In the third of a series of guides looking at what leaders from history can teach us about leadership, Paul Russell looks at Elizabeth I.
When considering the broad remit of a leader, managing personal image can often be the middle child, a little forgotten with concerns of the first born and youngest demanding attention. With their known ability to combust at any time, leaders don’t like to ignore the first born, aka strategy, or the youngest, fondly known as conflict. Yet in its own way, image management can be as important as either strategy, conflict management or their close cousins change management and team development. One historical leader that understood this was Elizabeth I, Queen from 17th November 1558 until her death in 1603, the third of Henry VIII’s children to rule, and the most successful. Elizabeth’s development and management of her image throughout her reign undoubtedly contributed to both her popularity and her longevity; today we consider what Elizabeth can teach us about leadership through image creation.
In the 21st century, leadership and image are inseparable, indeed the latter often predicts the success of the former. Consider for example recent political elections whereby the vote of the average person on the street is dictated as much (if not more) by how likeable they find the leader rather than the leader’s policies. Then look to high profile business leaders whose image is inextricably tied to the brand: they are the embodiment of the brand values, the face. This type of leader, who is very much in the public eye, utilises their image to give strength to the brand and to bring it to life, or in the case of their departure, snatch it away. Your image as a leader communicates on your behalf - it can precede you, introduce you and pave the way.
It is said that Elizabeth was a prevaricator, when it came to marriage as much as to strategic concerns, eliciting the advice of many and weighing up decisions over a protracted period of time. Whilst critics at the time may have blamed this procrastination upon her gender, seeing it as a character flaw, Elizabeth could have been using this as an approach to manage her image. Elizabeth, having felt the effects of her father’s tyranny (the beheading of her mother Anne Boleyn for alleged witchcraft being one such incident) would almost certainly have wanted to assert herself as a more considered leader, and, importantly, to be perceived to be considered. Elizabeth’s willingness to see different points of view, and contemplate different proposals and arguments could have been a strategy to be seen as a flexible, compassionate leader. Her father may have agonised endlessly about the death of Anne Boleyn, but if these deliberations were internalised, ramifications upon image were inevitable. Modern leaders will also have to make difficult decisions; job cuts, changes in strategic direction, altering job roles and it is important that followers appreciate that there is heart, as well as brain, behind decisions.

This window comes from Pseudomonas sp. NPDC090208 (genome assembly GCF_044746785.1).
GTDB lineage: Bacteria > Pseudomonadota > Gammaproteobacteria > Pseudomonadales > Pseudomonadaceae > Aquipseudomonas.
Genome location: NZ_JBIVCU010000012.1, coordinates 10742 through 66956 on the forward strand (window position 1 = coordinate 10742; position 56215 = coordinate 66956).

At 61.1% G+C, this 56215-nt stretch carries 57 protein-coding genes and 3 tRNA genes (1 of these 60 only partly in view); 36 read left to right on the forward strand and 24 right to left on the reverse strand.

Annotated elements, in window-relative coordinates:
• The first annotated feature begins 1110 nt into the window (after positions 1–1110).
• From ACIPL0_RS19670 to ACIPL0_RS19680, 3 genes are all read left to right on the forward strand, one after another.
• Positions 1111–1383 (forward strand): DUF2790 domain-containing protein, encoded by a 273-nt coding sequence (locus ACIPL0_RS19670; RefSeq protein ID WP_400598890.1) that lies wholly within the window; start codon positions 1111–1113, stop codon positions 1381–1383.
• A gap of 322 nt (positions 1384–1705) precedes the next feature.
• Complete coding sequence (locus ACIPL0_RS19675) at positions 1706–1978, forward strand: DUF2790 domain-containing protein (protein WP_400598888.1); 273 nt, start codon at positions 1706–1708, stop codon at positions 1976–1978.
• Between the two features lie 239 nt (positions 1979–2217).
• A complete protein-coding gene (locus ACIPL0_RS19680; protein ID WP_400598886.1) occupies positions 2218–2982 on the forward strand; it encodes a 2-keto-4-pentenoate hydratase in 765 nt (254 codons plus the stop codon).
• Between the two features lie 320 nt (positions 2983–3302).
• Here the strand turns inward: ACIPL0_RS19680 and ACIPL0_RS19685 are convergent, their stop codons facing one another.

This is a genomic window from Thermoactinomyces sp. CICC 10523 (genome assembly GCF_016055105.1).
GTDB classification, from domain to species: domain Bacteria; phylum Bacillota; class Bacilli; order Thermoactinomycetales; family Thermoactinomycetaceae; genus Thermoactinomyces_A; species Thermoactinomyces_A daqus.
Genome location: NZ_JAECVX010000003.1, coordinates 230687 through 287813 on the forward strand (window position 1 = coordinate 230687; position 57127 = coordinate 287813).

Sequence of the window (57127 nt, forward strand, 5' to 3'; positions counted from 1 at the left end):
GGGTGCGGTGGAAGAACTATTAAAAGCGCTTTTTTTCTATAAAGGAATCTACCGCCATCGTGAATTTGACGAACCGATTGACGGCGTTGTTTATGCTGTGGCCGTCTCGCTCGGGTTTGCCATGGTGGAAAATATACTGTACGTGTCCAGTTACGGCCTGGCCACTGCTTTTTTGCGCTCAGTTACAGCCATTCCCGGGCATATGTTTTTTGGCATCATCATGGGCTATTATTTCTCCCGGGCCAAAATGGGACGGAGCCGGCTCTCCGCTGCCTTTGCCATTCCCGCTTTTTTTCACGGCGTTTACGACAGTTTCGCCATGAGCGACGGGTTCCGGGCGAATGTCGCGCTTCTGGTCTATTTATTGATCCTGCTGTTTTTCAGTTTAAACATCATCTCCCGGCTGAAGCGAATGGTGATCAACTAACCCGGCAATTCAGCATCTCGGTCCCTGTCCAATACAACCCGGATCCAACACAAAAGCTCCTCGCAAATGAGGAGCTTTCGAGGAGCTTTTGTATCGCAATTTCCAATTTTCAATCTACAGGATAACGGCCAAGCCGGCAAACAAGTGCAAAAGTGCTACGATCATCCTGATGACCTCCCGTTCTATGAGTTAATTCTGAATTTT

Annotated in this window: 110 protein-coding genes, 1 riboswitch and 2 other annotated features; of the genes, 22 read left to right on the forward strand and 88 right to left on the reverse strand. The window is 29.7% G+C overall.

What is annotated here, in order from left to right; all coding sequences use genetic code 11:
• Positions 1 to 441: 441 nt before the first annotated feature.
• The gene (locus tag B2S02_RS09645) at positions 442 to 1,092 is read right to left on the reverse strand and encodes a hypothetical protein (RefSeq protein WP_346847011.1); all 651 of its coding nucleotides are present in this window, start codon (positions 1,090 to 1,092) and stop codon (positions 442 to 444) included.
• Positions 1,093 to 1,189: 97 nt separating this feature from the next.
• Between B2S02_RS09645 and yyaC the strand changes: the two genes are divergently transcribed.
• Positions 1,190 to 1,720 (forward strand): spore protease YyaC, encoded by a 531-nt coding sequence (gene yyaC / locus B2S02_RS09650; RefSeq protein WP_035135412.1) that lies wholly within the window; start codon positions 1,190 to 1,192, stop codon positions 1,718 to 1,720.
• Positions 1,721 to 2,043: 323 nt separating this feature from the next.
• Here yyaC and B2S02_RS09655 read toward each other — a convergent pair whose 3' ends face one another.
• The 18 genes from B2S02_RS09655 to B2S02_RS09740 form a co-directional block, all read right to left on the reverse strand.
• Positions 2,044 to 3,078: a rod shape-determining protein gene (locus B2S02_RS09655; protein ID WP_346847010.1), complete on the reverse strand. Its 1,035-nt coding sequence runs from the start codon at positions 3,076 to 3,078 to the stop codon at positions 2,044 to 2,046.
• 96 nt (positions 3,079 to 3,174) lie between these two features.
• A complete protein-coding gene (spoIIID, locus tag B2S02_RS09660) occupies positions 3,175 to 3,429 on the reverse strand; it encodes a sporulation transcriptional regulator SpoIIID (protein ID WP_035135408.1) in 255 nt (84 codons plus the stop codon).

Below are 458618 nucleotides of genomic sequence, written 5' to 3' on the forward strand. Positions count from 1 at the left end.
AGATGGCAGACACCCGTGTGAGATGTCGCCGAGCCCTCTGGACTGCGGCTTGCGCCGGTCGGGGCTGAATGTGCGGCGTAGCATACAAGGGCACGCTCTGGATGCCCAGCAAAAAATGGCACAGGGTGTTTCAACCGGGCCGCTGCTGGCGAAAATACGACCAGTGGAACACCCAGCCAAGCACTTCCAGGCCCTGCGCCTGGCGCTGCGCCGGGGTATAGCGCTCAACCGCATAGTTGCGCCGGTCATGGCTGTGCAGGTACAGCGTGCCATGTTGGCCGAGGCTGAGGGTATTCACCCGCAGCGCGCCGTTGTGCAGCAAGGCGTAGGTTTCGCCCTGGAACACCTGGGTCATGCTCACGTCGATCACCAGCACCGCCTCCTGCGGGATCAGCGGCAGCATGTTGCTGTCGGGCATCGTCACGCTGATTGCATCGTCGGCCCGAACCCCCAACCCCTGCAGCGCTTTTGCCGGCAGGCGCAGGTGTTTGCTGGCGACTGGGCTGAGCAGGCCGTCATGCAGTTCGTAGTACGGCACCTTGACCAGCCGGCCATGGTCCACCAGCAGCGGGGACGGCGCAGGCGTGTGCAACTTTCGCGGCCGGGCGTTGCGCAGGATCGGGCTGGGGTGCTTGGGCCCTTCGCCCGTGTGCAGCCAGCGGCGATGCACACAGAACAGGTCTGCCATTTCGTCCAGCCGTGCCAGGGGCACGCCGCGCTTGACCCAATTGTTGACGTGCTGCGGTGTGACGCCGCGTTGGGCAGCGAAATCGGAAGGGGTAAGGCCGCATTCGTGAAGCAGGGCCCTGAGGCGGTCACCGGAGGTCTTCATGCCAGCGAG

Another area in which Elizabeth excelled was in acting the part of the leader, making regular splendid 'progresses' through the country to see and be seen by everyone from peasants to nobility. Studies today link job satisfaction of followers to a compatibility of expected image and perceived image; employees might expect a leader to exhibit certain characteristics, assurance and poise for example, but if they experience a leader that does not show these qualities, they can become confused and dissatisfied. Elizabeth I evidently understood this premise and used it to her advantage, showing herself to be the type of leader that all sectors of society expected.
A further benefit of Elizabeth’s annual progresses (it is said that she completed around 25) came in face-to-face interaction with her subjects. Had Elizabeth kept herself locked away safely in her residences of Windsor Castle or Hampton Court, her subjects would not have had the opportunity to develop a favourable impression of her, to respect and admire her, to develop loyalty. For the modern leader this is equally important: ensure that you always remain accessible to your followers; appreciate that much can be done over email but that face-to-face interactions are essential to develop a favourable image.
Content seriesView full content series
Perhaps, as she watched from afar, the young Elizabeth assessed her father’s leadership and determined that she would do differently. Indeed, Elizabeth was able to take the best parts, the Tudor pageantry and the need to project a strong image, but blend it with consideration and an affinity for her subjects. As Elizabeth understood, image isn’t something to be trifled with, forgotten or mismanaged; it can be the difference between success and longevity as a leader and abject failure.
Paul Russell is co-founder and director of Luxury Academy London, www.luxuryacademy.co.uk, a multi-national private training company with offices in London, Delhi and Vishakhapatnam. Luxury Academy London specialise in leadership, communication and business etiquette training for companies and private clients across a wide range of sectors.
About Paul Russell
Paul Russell is co-founder and director of Luxury Academy London, For more info visit www.luxuryacademy.co.uk.
Luxury Academy is a multi-national private training company with offices in London, Delhi and Vishakhapatnam. Luxury Academy London specialise in leadership, communication and business etiquette training for companies and private clients across a wide range of sectors. Prior to founding Luxury Academy London, Paul worked in senior leadership roles across Europe, United States, Middle East and Asia. A dynamic trainer and seminar leader, Paul has designed and taught courses, workshops and seminars worldwide on a wide variety of soft skills.